The purpose of this article is to provide a comprehensive account of the profound and unexpected relationship, discovered in the 1980s, between a type of quantum theory and the mathematical theory of knots, a subject belonging to the field of topology. Topology studies geometric objects which are preserved under *continuous deformations *(such as stretching, twisting, and bending). An example of such transformation is shown below. In the illustration, a mug is continuously deformed into a donut.

Dualities are equivalences between distinct descriptions (or formulations) of the same physical system. These descriptions are frequently referred to as “duality frames” and are often complementary to each other.

As remarked in my first article about dualities (see link below), their significance for developing contemporary fundamental physics cannot be overstated.

The following trivial example, borrowed from Vafa (1998), illustrates the basic idea. On a two-dimensional space (say, the real plane), if a geometrical property is true, it is also true for its reflection.

One of the most profound insights of modern physics is called *duality. *Dualities were at the core of several breakthroughs in fundamental physics, considerably changing how physicists think about fundamental principles. Moreover, they provided unexpected mathematical results that are likely to help developing several branches of that subject, possibly for decades.

They also have identified completely unforeseen connections, thus eliminating previously hidden redundancies in physical theories. In the words of Joseph Polchinski (1954–2018), one of the preeminent physicists of the past 50 years (see link), “the existence of dualities points to a great unity in the structure of theoretical physics.”

This article will provide a detailed account of Witten’s derivation, based on the Chern-Simons theory, of the skein relation obeyed by the Jones polynomials (in my last article, linked below, I provided only the *rationale* underlying the derivation).

But first, let me first provide a quick review of topological quantum field theories, which were explored in great detail in my previous article.

I considerably expanded the content of this article, and the new, improved version was joined to my previous one. …

Emergent gravity is an idea in quantum gravity according to which the fabric of spacetime *is not fundamental *but *emerges* as a coarse-graining approximation of underlying (still unknown) microscopic degrees of freedom (similarly to a gas emerging from a large sampling of atoms or molecules). In the words of Huggett and Wuthrich, emergent gravity is the view that gravity arises due to the “collective action of the dynamics of more fundamental non-gravitational degrees of freedom.”

The American theoretical physicist Richard Feynman is one of the best-known scientists in the world (see this link). Feynman made several contributions to theoretical physics. These include: a new formulation of quantum mechanics using path integrals, the theory of quantum electrodynamics (including the development of his famous pictorial representations known as Feynman diagrams), his contributions to the explanation of the phenomenon of superfluidity of supercooled liquid helium, and his pioneering work in quantum computing and nanotechnology. In 1965, he was one of the recipients of the Nobel Prize in Physics.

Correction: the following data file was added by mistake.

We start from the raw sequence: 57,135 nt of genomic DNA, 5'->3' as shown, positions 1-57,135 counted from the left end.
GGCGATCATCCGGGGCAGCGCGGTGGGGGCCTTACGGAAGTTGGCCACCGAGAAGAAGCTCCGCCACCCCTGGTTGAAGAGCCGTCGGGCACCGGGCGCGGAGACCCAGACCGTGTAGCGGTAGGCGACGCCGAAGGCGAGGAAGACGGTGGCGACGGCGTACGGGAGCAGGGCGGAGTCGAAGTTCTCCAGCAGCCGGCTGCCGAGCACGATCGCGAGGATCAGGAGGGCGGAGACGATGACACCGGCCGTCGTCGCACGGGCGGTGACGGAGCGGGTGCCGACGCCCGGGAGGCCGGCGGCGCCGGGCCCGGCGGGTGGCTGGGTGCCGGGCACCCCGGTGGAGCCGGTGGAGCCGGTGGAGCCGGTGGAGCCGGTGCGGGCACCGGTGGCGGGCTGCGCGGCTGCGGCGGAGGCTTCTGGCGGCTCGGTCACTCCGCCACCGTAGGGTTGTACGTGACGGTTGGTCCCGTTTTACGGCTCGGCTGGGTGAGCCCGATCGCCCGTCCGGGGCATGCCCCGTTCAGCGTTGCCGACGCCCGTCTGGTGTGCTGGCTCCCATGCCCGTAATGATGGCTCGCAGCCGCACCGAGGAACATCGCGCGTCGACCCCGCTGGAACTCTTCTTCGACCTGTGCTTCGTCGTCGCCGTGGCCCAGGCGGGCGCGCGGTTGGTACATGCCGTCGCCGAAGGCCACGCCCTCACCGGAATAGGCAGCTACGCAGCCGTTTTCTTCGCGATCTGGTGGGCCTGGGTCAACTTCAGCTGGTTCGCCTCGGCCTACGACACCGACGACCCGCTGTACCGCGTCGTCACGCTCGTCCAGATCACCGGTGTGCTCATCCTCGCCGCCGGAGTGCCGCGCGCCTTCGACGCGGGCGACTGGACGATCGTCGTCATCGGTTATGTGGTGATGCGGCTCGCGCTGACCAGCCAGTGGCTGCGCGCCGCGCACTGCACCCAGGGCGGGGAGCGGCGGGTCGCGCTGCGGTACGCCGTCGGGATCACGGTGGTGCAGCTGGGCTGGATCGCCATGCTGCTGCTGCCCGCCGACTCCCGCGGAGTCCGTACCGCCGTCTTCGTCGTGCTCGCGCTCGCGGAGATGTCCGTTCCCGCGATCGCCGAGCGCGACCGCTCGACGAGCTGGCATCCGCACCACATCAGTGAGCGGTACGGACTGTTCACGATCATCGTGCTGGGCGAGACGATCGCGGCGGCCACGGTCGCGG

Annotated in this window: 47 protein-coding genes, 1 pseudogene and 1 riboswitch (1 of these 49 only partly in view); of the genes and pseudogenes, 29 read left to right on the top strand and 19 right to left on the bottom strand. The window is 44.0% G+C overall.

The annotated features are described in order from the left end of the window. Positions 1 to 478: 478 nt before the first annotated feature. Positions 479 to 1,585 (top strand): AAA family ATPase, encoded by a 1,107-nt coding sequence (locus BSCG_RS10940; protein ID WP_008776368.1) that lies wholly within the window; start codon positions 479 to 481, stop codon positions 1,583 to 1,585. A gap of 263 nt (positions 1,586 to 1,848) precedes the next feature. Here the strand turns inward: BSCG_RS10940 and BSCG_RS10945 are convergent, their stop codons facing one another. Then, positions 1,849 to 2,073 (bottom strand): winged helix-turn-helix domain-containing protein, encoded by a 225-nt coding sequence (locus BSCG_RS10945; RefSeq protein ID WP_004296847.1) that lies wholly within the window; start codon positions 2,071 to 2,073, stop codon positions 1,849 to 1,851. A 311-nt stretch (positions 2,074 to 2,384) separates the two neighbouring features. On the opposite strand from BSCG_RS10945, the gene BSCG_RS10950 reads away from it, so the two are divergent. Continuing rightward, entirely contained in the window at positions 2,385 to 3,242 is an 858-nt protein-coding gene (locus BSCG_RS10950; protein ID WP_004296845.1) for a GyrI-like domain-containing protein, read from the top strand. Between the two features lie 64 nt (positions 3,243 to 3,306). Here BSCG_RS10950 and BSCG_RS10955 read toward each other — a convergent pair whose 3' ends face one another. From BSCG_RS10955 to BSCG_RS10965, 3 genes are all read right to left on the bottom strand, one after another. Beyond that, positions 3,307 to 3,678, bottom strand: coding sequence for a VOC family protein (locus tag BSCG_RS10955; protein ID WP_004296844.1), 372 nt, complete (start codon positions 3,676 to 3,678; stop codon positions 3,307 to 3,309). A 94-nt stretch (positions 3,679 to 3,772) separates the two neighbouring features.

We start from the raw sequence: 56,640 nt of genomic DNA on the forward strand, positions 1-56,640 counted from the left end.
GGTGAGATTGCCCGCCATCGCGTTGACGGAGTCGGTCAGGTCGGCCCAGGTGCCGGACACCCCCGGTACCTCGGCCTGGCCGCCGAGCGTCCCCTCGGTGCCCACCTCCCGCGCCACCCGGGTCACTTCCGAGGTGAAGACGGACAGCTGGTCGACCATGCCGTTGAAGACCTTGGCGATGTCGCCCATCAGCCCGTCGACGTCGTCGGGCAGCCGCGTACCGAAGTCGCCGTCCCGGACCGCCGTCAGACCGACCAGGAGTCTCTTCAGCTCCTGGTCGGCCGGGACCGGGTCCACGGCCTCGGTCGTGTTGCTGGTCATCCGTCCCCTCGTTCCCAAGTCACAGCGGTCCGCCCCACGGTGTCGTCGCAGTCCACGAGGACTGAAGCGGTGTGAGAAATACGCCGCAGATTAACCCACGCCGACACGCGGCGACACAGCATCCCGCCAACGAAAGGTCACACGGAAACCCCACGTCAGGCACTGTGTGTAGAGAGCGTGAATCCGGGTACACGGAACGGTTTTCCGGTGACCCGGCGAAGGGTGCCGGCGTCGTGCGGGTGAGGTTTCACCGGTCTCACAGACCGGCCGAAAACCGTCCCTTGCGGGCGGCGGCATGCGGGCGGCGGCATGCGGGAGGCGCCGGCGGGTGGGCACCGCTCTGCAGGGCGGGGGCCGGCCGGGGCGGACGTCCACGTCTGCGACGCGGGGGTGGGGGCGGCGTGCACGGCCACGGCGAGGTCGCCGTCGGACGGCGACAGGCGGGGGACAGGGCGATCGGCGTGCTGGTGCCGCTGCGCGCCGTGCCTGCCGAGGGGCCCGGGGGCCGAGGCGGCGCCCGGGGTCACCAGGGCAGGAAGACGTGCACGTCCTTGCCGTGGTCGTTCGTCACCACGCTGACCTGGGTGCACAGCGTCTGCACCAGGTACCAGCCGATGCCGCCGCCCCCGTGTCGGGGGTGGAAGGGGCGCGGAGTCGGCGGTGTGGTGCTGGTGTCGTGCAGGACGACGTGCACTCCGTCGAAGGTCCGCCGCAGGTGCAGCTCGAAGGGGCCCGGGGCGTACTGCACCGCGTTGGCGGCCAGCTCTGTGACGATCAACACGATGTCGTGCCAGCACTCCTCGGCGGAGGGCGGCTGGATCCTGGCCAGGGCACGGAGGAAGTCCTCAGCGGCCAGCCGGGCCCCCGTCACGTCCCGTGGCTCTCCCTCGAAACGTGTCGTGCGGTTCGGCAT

A vacuum is a space with as little energy in it as possible. However, a vacuum is not entirely empty. It contains quantum fields. Quantum fields are obtained after the quantization of classical fields, which are functions of spacetime coordinates (such as, for example, the electromagnetic field). Mathematically quantum fields are operator-valued functions of space and time.

In Albert Einstein’s original formulation of general relativity (his theory of gravity), the fundamental field is the metric tensor ** g **and the theory is covariant in spacetime. Covariance (more precisely general covariance) “consists of the invariance of the form of physical laws under arbitrary coordinate transformations.” The idea is that since coordinates are only

In general relativity, the action (“an attribute of the dynamics of a system from which its equations of motion can be derived”) is called Einstein–Hilbert action:

The mass-energy equivalence formula *E* = *mc*² defines a relationship between the mass *m* and the energy *E* of a body in its rest frame (the rest frame is the frame of reference where the body is at rest). The square of the speed of light is an enormous number, and therefore a small amount of rest mass is associated with a tremendous amount of energy.

Length contraction is the relativistic phenomenon where the length of a moving object is measured to be shorter than in its rest frame. It occurs only in the direction of motion, and its effect is significant only when the object is moving at speeds close to the speed of light.

In 1905, while still working as an assistant examiner at the Federal Office for Intellectual Property in Bern, Albert Einstein published four revolutionary papers in the scientific journal *Annals of Physics** *(*Annalen der Physik*). In our article, we will be interested specifically in one of those papers, namely, *On the…*